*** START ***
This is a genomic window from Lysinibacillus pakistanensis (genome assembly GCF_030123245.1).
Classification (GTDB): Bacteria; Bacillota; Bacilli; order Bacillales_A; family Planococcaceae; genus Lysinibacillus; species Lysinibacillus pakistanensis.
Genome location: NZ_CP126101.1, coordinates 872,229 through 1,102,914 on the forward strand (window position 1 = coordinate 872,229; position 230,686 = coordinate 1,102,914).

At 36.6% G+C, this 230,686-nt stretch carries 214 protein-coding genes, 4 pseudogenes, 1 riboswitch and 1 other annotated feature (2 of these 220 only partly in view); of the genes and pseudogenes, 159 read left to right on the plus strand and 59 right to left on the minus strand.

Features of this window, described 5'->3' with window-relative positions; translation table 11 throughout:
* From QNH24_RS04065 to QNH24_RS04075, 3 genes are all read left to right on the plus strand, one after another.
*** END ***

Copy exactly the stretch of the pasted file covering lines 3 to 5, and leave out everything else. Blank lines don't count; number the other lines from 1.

Genome location: NZ_CP126101.1, coordinates 872,229 through 1,102,914 on the forward strand (window position 1 = coordinate 872,229; position 230,686 = coordinate 1,102,914).

At 36.6% G+C, this 230,686-nt stretch carries 214 protein-coding genes, 4 pseudogenes, 1 riboswitch and 1 other annotated feature (2 of these 220 only partly in view); of the genes and pseudogenes, 159 read left to right on the plus strand and 59 right to left on the minus strand.

Features of this window, described 5'->3' with window-relative positions; translation table 11 throughout: